Donald Trump appeared at a campaign rally with Fox News contributor and pastor Robert Jeffress and praised him as "a good guy ... I love this guy." Jeffress has attacked LGBT people as leading "miserable" and "filthy" lives, and called Catholicism a "cult-like, pagan religion," Islam an "evil, evil religion," Mormonism a "cult" from the "pit of hell," and Judaism and Hinduism religions that lead people to "an eternity of separation from God in Hell."
Rep. Adam Schiff, a Democratic member on the House Benghazi Select Committee, strongly criticized the committee's partisan focus and called out media myths about the September 2012 attacks and former Secretary of State Hillary Clinton.
In a September 4 New York Times op-ed headlined, "Disband the Benghazi Committee," Schiff discussed the committee's recent focus on Clinton's State Department emails, writing that they "don't substantiate the bogus theory that the State Department ordered the military to 'stand down' or that there was gun running, or that the secretary somehow interfered with the security provided at the diplomatic facility or annex" at Benghazi.
Schiff, also the top Democrat on the House Intelligence Committee, wrote that none of the secretary's emails were "marked classified at the time she received them. Some in the intelligence community believe that a subset of them should have been, a conclusion with which the State Department disagrees."
Media Matters has noted that media have repeatedly pushed the myth that Clinton received "top secret" classified emails, while downplaying the fact that the emails' retroactive classification status remains in dispute between government agencies -- a common occurrence.
Schiff concluded that Republicans have used the Benghazi committee "as a cudgel against the likely Democratic nominee for president." A Media Matters study of Fox News' Benghazi obsession found that in the first 20 months following the attacks, the conservative network's evening lineup aired 105 segments attempting to link Benghazi to Hillary Clinton's potential presidential ambitions.
The California congressman has been skeptical of the Benghazi Select Committee since its formation. During a May 4, 2014, appearance on Fox News Sunday, for instance, Schiff said the committee's formation was "a colossal waste of time" and "taxpayer resources" since "we've had four bipartisan investigations of this already."
From Rep. Schiff's op-ed:
Since its formation, the Select Committee on Benghazi has been aimless and slow moving, not knowing what it was looking for or where. It has acted in a deeply partisan way, frequently failing to consult or even to inform Democratic members before taking action, and selectively leaking information to the press. After 16 months and more than $4 million, the committee has gained no additional insight into the attacks in Benghazi. It has nothing new to tell the families of those killed or the American people.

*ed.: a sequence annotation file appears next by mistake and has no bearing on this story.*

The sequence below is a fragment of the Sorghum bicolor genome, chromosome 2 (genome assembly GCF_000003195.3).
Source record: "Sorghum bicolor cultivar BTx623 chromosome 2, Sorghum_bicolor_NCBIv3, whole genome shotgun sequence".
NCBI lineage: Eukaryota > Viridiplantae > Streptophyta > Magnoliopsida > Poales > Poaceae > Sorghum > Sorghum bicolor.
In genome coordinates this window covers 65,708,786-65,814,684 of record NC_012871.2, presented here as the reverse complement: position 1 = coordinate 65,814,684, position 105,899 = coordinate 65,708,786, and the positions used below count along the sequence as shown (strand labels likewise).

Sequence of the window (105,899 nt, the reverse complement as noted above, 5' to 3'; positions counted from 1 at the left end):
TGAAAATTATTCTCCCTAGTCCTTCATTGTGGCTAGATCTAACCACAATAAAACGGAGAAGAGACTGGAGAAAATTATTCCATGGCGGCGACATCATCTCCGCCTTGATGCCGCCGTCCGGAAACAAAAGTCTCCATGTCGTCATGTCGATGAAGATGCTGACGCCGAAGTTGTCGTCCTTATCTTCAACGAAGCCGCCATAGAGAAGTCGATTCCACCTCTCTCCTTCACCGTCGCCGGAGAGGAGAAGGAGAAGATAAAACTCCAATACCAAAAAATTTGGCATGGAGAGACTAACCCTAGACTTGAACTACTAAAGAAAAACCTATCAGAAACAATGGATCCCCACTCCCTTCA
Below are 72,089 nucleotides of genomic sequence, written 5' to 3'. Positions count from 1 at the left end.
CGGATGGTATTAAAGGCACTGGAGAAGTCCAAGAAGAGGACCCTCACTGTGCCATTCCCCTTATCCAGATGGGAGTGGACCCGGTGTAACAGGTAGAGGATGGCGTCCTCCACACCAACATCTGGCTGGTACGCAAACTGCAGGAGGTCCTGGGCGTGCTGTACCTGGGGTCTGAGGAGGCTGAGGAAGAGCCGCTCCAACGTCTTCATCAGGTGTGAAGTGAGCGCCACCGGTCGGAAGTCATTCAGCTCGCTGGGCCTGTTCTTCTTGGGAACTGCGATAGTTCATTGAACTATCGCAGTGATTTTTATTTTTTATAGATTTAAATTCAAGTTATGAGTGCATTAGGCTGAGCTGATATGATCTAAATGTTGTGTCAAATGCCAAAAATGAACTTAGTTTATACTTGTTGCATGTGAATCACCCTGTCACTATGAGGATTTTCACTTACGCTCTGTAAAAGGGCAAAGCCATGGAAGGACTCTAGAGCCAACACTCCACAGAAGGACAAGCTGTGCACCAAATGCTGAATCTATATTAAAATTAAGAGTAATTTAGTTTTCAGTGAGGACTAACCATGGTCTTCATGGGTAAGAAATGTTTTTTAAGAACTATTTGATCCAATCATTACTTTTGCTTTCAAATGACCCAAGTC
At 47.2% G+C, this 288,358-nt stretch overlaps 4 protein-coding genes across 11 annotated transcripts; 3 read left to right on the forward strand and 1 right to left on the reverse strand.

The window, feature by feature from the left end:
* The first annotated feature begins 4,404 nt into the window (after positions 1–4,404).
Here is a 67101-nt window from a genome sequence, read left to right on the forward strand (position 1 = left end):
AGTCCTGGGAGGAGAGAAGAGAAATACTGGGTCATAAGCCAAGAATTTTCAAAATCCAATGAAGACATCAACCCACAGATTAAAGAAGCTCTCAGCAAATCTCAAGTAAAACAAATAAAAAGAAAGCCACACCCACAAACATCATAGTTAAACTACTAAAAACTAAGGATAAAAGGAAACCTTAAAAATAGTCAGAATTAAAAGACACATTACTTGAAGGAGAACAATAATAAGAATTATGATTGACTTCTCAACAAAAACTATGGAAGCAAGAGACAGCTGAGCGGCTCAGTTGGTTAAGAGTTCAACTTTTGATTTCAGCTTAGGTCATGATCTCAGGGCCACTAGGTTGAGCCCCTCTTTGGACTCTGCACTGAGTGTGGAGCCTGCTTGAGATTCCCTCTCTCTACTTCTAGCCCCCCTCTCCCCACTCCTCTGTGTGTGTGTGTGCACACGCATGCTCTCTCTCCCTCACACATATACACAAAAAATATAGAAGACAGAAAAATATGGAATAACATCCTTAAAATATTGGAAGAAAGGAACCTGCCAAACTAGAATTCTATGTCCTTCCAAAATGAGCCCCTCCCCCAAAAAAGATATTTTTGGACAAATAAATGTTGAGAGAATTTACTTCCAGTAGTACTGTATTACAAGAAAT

But it does have emails. Lots of emails. Some of them are from former Secretary of State Hillary Clinton. But none of her emails tell us anything of consequence regarding the events of Sept. 11, 2012. They don't substantiate the bogus theory that the State Department ordered the military to "stand down" or that there was gun running, or that the secretary somehow interfered with the security provided at the diplomatic facility or annex.
Nor were any of the secretary's emails marked classified at the time she received them. Some in the intelligence community believe that a subset of them should have been, a conclusion with which the State Department disagrees. That's not an uncommon clash of views. As the ranking Democrat on the Intelligence Committee, I am deeply interested in making sure that all classified information is protected. And yet, as a member of the Select Committee charged with finding out the truth about the attacks, I am appalled at how much we have lost sight of the mission -- if indeed that was ever the point.
Whatever their original purpose, the Select Committee's leaders appear no longer to have any interest in Benghazi, except as the tragic events of that day may be used as a cudgel against the likely Democratic nominee for president.
Robert Morrow is the co-author of the forthcoming book The Clintons' War on Women with former top Donald Trump aide Roger Stone. Morrow has wished death on Hillary Clinton and been visited by the Secret Service; posted bizarre sexual writings about the former secretary of state; called Chelsea Clinton a "slut" and imagined how she would "have sex one day" with Bill Clinton; posted about "niggers" and "pro-faggot JUDICIAL ACTIVISM"; and claimed the Bush and Clinton families were involved in murders. Stone also has a disreputable history: he formed an anti-Clinton group called "C.U.N.T." and called Chelsea a "total bitch."
A former State Department staffer will use his constitutional right to not answer questions before Congress about former Secretary of State Hillary Clinton's email server. Members of the conservative media have previously defended using the Fifth Amendment before Congress, saying its "wise" and "anybody in their right mind" would do it.